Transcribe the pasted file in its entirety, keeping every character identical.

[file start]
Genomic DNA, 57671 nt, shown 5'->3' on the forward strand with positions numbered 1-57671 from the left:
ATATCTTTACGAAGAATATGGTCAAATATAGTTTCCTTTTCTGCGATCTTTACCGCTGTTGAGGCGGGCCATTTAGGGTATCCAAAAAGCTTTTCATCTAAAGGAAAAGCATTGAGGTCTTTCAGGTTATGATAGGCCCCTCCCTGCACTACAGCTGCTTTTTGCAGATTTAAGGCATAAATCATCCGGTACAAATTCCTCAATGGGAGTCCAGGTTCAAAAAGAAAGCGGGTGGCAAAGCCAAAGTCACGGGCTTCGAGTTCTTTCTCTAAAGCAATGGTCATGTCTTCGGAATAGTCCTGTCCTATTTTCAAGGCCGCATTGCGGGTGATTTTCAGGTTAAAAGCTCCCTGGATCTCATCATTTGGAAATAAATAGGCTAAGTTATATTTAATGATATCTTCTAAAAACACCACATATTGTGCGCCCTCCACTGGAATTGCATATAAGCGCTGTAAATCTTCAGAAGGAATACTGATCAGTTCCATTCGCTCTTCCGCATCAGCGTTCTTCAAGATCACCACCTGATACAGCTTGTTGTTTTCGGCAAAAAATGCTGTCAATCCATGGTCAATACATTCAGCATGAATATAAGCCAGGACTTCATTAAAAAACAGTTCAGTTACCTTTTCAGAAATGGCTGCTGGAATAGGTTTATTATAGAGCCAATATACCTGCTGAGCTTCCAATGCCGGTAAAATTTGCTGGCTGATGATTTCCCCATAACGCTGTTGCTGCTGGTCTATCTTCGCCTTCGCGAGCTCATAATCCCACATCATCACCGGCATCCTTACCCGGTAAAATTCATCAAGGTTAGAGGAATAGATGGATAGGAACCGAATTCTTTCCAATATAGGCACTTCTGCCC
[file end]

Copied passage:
Genomic DNA, 57671 nt, shown 5'->3' on the forward strand with positions numbered 1-57671 from the left:
ATATCTTTACGAAGAATATGGTCAAATATAGTTTCCTTTTCTGCGATCTTTACCGCTGTTGAGGCGGGCCATTTAGGGTATCCAAAAAGCTTTTCATCTAAAGGAAAAGCATTGAGGTCTTTCAGGTTATGATAGGCCCCTCCCTGCACTACAGCTGCTTTTTGCAGATTTAAGGCATAAATCATCCGGTACAAATTCCTCAATGGGAGTCCAGGTTCAAAAAGAAAGCGGGTGGCAAAGCCAAAGTCACGGGCTTCGAGTTCTTTCTCTAAAGCAATGGTCATGTCTTCGGAATAGTCCTGTCCTATTTTCAAGGCCGCATTGCGGGTGATTTTCAGGTTAAAAGCTCCCTGGATCTCATCATTTGGAAATAAATAGGCTAAGTTATATTTAATGATATCTTCTAAAAACACCACATATTGTGCGCCCTCCACTGGAATTGCATATAAGCGCTGTAAATCTTCAGAAGGAATACTGATCAGTTCCATTCGCTCTTCCGCATCAGCGTTCTTCAAGATCACCACCTGATACAGCTTGTTGTTTTCGGCAAAAAATGCTGTCAATCCATGGTCAATACATTCAGCATGAATATAAGCCAGGACTTCATTAAAAAACAGTTCAGTTACCTTTTCAGAAATGGCTGCTGGAATAGGTTTATTATAGAGCCAATATACCTGCTGAGCTTCCAATGCCGGTAAAATTTGCTGGCTGATGATTTCCCCATAACGCTGTTGCTGCTGGTCTATCTTCGCCTTCGCGAGCTCATAATCCCACATCATCACCGGCATCCTTACCCGGTAAAATTCATCAAGGTTAGAGGAATAGATGGATAGGAACCGAATTCTTTCCAATATAGGCACTTCTGCCC